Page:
If you get charged with driving under the influence and decide to go to trial, the prosecution has to prove the crime beyond a reasonable doubt. Otherwise, the jury is supposed to acquit you. This article gives an overview of what the prosecution needs prove to get a DUI conviction. For more detailed
If you get arrested for a DUI, you're generally better off if you're represented in court by an attorney. Read about the differences between public defenders, private DUI attorneys, and representing yourself.
If you’re faced with the serious reality of a charge of drunk driving or similar offense, you may be faced with an extended loss of your license, extraordinary court costs, ongoing and random testing, rehabilitation courses or therapy, and jail time. Your life may be turned on its head.
It was only 10 years after mass production of automobiles began in the U.S. that the first drunk-driving law was passed in New York in 1910. Soon California followed as did many other states. These early laws didn’t define the level of intoxication.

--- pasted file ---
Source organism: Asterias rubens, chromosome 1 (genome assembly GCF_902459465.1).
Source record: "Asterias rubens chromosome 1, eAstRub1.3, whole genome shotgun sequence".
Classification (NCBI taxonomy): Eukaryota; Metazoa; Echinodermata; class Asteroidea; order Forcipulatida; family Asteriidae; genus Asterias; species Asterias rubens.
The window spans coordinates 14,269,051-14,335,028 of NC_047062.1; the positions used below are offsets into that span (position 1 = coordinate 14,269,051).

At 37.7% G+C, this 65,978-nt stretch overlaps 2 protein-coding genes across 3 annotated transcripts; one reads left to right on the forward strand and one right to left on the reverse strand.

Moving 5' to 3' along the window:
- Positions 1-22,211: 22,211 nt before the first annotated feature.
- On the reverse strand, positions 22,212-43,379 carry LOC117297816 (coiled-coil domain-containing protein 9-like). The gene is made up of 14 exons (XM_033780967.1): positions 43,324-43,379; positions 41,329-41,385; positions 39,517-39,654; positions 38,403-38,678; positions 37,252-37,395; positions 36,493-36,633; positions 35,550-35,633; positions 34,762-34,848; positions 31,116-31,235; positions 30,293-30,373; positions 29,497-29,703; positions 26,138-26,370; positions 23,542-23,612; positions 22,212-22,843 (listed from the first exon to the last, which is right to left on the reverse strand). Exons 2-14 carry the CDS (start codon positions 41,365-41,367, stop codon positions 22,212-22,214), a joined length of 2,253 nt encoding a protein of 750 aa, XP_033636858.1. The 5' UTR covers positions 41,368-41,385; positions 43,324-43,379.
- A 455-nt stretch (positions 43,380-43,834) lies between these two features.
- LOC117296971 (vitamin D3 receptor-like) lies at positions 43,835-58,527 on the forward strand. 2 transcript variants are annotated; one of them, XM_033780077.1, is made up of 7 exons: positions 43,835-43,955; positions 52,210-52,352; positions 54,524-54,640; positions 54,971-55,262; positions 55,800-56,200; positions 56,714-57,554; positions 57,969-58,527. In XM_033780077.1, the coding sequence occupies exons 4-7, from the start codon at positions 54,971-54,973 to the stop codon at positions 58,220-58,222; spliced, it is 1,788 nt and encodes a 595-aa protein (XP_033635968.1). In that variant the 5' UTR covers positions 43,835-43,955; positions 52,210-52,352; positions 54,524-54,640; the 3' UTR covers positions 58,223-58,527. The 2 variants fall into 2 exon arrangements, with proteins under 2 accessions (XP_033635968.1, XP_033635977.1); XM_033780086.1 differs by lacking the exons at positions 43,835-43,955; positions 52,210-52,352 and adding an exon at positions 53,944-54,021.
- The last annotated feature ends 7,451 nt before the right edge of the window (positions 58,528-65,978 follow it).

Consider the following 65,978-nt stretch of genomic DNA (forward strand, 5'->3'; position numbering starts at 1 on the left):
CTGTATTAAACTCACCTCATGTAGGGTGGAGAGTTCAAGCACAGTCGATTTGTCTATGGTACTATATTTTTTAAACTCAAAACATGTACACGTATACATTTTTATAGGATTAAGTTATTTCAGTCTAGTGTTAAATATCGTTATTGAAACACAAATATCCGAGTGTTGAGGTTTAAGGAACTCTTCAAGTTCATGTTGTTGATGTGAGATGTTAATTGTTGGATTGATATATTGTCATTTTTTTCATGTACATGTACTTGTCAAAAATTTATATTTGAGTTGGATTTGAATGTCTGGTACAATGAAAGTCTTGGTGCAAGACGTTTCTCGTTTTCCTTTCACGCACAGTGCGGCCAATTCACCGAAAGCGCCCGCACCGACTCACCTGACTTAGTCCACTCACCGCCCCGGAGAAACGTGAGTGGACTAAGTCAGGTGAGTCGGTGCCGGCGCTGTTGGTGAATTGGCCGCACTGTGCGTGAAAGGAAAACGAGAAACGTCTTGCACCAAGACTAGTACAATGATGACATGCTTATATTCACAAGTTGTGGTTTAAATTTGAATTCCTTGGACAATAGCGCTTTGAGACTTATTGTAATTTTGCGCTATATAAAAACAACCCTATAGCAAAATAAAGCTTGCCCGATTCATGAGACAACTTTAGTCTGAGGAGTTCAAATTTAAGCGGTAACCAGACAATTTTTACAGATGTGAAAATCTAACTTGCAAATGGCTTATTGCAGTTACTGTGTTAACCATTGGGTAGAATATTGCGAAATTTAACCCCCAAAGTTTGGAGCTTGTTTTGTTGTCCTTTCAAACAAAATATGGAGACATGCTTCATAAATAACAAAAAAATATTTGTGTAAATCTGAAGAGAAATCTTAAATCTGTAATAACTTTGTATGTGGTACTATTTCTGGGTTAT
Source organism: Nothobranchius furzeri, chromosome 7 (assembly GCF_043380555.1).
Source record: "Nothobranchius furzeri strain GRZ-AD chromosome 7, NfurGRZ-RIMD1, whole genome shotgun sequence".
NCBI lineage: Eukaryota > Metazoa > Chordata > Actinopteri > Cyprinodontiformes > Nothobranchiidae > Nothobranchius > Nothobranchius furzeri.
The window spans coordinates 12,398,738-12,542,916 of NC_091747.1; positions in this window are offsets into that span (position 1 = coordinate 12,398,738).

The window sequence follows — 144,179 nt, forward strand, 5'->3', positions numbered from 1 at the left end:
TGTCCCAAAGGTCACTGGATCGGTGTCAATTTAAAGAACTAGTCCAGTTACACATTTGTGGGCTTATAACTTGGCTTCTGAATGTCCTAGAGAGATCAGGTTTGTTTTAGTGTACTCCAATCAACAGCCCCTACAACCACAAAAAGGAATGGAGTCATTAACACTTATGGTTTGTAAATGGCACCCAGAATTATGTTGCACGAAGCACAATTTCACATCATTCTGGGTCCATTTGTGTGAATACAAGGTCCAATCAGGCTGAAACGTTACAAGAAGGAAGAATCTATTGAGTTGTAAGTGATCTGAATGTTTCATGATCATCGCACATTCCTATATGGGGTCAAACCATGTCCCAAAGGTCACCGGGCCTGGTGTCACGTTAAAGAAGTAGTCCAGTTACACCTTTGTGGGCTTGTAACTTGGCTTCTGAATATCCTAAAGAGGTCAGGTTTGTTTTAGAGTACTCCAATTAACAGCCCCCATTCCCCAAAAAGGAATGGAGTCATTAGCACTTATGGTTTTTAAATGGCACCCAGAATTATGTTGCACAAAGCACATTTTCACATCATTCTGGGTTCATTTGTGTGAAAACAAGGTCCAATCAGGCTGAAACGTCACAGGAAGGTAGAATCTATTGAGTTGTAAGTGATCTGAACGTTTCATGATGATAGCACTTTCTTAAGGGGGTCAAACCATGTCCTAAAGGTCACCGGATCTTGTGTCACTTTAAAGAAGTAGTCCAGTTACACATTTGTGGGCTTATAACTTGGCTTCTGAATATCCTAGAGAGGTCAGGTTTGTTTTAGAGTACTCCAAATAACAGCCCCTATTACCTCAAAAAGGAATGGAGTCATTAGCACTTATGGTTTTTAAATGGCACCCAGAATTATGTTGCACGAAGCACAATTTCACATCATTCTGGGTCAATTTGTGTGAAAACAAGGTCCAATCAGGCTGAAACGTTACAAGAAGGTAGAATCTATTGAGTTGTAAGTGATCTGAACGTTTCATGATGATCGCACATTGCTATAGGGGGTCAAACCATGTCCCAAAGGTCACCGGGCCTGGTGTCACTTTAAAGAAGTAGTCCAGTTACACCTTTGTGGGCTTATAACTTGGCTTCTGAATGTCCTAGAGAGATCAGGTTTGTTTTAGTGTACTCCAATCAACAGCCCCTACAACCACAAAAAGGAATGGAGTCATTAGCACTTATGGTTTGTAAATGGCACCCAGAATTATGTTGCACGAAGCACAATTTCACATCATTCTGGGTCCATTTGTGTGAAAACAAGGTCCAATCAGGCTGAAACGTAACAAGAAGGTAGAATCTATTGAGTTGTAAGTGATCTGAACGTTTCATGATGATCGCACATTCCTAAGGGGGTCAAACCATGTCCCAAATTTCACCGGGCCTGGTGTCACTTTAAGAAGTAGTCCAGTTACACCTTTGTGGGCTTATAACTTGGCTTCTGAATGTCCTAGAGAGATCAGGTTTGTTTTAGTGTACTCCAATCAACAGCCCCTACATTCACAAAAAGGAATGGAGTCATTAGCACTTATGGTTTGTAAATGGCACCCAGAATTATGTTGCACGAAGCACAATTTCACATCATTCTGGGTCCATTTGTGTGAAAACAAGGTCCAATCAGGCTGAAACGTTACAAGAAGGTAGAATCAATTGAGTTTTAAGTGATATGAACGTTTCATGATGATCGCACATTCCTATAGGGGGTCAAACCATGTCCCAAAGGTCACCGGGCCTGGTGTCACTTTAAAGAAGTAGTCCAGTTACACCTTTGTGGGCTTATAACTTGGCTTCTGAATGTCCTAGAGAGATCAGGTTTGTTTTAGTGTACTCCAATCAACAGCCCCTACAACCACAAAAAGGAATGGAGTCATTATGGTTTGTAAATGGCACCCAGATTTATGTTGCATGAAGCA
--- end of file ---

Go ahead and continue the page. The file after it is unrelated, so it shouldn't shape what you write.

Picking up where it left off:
A police report is written record of your arrest and the surrounding evidence. It’s prepared by the police officer usually right after you’ve been arrested for a DUI. This record is shared by the officer with the prosecutors and court and usually will be made available to your or your attorney at your first court hearing.
If you’re going to fight your driving offense or DUI, does it really matter whether it is argued in front of a judge or a jury? Defense lawyers will nearly always say that a jury trial is better for a defendant. There some truth to this principle but – like everything else involving law and lawyers – it’s complicated.
An impairment DUI is based on you being "under the influence" or "impaired" by drugs or alcohol. Read about how you might fight an impairment DUI charge by providing explanations for why you appeared to be intoxicated but actually were not.
Prosecutors use blood- and breath-test results to prove per se DUI charges. Read about how you might defend against a DUI per se charged by excluding or casting doubt on a blood or breath-test results.
Considering that “impaired drivers” cause one-third of the traffic fatalities (over 12,000 a year), and also considering the fact that alcohol related crime is estuimated to cost over $200 billion a year, it’s a wonder that states have not criminalized the act of serving alcohol to inebriated patrons. Actually, they have.